Social engineering refers to manipulating someone into performing an action or giving away information. It's a type of cybercrime that relies on 'hacking humans', taking advantage of our natural tendencies to trust other people, help our colleagues, be emotionally driven and to comply with requests from people in positions of authority. 

The reality is that many businesses are compromised not as a result of technical weaknesses, but as a result of staff being tricked. That’s why it’s so important to speak to your staff regularly about social engineering – what it looks like and how to react when you see it.

How does social engineering play out, and what are the consequences? 

Social engineering attempts can come via email, SMS or even over the phone. But regardless of which channel is used, all social engineering is designed to override normal reasoning and judgement. The goal of scammers is to apply pressure in such a way that your emotions are heightened and you act quickly to do something that, under normal conditions, you’d consider more carefully.

While some social engineering campaigns may lack sophistication and be poorly targeted (adopting a scattergun approach), it only takes a small amount of research through social media, company websites or even data breach databases for a social engineer to be able to tweak their activities into a more convincing lure and increase their effectiveness.

Some common types of social engineering are:

Phishing & spearphishing

Phishing is an email scam aimed at obtaining personal information, such as usernames, passwords or bank account details by disguising as a trustworthy source. Phishing attacks may also download malicious software onto devices through a compromised attachment or website link, or direct people to a fake webpage where they’re asked to provide personal information.

Spearphishing is a phishing email that's tailored for a particular individual, company or industry so it is more likely to be acted upon by the target.

Smishing & vishing 

Smishing is a phishing campaign that is delivered via text, and vishing refers to a campaign that uses a voice telephone call or message to execute.

Business email scams 

These scams target businesses of all sizes. Using emails made to look like they are from someone you know, such as your boss, your supplier or your customer, these scams request payment to be made to an account under the scammer’s control.

There are two main examples of these kinds of scams that it’s important to be able to recognise.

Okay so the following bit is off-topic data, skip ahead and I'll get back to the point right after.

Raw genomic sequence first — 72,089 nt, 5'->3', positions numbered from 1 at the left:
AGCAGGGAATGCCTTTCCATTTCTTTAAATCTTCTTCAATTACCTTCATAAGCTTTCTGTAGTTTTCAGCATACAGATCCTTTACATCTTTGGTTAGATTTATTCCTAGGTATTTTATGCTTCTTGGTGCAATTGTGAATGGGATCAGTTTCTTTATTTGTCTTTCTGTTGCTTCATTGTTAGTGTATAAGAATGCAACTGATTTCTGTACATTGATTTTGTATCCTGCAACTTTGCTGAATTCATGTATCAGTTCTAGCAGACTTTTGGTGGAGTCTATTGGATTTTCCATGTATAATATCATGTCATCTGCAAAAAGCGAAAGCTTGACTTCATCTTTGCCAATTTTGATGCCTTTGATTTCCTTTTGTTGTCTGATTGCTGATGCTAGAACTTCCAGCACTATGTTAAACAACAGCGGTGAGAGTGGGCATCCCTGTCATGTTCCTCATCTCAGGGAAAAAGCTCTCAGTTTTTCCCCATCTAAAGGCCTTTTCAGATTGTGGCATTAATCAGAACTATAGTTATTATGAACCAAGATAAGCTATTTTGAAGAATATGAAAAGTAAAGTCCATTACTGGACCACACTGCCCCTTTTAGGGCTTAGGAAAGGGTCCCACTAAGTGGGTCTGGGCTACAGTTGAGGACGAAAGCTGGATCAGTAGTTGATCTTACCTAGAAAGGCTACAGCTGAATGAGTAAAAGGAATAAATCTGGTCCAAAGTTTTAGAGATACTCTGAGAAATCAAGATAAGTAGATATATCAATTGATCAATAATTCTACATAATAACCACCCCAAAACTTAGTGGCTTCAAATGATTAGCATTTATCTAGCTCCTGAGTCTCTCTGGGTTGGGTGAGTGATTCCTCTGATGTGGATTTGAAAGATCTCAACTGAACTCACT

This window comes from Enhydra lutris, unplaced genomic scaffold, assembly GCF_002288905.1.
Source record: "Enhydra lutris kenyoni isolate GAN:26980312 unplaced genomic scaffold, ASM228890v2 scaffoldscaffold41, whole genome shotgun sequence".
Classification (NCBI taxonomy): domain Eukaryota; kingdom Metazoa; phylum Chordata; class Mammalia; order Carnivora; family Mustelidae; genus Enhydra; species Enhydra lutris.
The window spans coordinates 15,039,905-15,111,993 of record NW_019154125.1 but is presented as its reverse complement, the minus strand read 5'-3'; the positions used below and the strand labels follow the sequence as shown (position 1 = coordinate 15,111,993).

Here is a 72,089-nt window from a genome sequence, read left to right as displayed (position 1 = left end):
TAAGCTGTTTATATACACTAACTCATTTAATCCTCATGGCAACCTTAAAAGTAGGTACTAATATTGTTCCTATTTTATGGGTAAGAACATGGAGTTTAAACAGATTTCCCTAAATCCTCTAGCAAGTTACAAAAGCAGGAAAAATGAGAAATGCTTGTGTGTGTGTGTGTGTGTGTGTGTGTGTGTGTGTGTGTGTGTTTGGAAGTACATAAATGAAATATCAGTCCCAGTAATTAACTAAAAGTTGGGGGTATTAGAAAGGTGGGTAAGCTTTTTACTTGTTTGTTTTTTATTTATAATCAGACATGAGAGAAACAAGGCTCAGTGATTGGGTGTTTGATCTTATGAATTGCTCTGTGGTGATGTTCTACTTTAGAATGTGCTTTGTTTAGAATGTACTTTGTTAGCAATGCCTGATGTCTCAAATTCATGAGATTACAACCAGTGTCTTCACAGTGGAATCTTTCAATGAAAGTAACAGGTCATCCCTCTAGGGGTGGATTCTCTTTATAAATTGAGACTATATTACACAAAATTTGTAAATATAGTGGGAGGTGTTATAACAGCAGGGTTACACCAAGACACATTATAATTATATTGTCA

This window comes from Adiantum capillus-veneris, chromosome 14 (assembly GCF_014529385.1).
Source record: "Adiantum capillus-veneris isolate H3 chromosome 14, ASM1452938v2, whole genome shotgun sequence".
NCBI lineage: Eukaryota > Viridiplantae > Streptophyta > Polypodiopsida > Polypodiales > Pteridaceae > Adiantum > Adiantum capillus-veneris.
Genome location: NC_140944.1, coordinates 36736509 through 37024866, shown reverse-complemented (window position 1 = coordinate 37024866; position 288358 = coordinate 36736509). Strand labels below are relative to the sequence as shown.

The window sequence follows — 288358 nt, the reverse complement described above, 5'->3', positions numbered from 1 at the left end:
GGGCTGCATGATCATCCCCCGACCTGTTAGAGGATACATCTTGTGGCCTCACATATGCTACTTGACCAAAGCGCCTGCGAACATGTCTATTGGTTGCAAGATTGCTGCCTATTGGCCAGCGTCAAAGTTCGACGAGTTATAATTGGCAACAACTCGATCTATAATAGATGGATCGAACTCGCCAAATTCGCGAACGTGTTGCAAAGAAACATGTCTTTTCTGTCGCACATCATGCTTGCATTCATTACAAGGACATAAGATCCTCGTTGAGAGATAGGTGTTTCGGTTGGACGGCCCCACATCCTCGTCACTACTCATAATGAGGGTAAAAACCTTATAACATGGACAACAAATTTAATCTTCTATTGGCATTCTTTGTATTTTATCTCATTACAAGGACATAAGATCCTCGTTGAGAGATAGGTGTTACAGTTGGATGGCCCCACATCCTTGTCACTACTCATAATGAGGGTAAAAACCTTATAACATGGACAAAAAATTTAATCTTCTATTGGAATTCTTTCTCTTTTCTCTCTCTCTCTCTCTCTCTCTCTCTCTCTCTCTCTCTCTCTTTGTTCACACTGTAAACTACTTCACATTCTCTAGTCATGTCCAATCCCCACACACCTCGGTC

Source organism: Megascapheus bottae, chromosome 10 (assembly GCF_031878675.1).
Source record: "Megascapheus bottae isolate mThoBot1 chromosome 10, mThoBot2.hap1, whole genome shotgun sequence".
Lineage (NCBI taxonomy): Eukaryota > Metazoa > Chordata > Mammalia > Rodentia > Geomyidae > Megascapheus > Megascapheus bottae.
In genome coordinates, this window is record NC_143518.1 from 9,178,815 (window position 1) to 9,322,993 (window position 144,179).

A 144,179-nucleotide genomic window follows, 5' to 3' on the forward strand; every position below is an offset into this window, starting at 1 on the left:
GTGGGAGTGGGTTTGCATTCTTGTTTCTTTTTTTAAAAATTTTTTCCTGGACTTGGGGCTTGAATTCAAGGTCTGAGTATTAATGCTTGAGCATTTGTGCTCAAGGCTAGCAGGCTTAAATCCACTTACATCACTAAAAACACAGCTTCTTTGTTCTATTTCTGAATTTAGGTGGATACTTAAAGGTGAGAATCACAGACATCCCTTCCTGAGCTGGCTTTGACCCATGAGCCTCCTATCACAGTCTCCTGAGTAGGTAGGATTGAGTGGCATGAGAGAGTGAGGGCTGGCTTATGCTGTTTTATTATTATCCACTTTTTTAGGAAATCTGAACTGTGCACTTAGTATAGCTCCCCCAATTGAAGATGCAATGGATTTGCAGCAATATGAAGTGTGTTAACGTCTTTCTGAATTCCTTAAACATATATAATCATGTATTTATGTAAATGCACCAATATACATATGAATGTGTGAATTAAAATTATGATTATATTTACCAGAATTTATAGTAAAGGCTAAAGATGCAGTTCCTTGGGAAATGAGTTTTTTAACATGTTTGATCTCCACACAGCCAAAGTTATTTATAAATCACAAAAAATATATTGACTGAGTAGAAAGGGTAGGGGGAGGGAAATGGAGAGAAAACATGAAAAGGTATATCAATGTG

1. Supplier email scams occur when a fraudulent request for payment looks like a legitimate expected invoice, or it could be a fake email requesting you update a supplier’s payment details for future payments.
  2. Scammers can also masquerade as your colleagues, emailing a request to make an urgent or confidential payment, often in a way that’s different from your usual process.

Learn more about scams that target businesses.

Top tips to help protect your organisation:

  1. Before you make a first-time payment for any amount you're not prepared to lose, call the person or organisation you're paying on a trusted number.
  2. Ensure all your accounts, especially your email accounts, have strong, unique passwords and are set up with multi-factor authentication where available.
  3. Set up a payments approval process for your business, preferably requiring multiple approvers, with no exceptions.
  4. Encourage a culture where staff are comfortable to question a payment instruction even if it’s from a senior executive.

Baiting is another type of social engineering attack that tries to pique a person’s interest and therefore convince them to take action, often involving accessing a USB drive. 

An example could be where an employee may be enticed to plug a USB drive labelled with something compelling (e.g. “Staff Bonuses”) into a USB port. Attackers can install malware onto the USB drive, which is executed on the machine into which it is inserted. The malware may enable the attackers to remotely survey and control the infected device and potentially spread throughout a network.

Make staff aware of these types of scams, and give them an appreciation for the fact that hackers will see their devices as access points, which is why we need to keep the operating system and applications up to date and use security features that let you track, lock and wipe devices

What to do if something goes wrong

Time is of the essence if something goes awry, so it’s important to make sure your staff know what process to follow in the event something has gone wrong and that they feel supported to speak up and report quickly.

An incident management plan will help your business respond fast and efficiently. It’s also a good idea to keep a paper copy of the updated plan in case you are ever locked out of your system.

In terms of general advice:

  • Contact your bank if you've given financial details to a scammer or anyone you're not sure should have them
  • If you've made a payment to a scammer, contact your financial institution and make an official report to police
  • If you've been impacted by cyber crime, you should also report it to the Australian Government’s ReportCyber service
  • Report other scams to Scamwatch

Find out more about keeping your business safe

CommBank Secure for Business

Things you should know

This article is intended to provide general information of an educational nature only. It does not have regard to the financial situation or needs of any reader and must not be relied upon as financial product advice. As this information has been prepared without considering your objectives, financial situation or needs. You should, before acting on this, consider the appropriateness to your circumstances.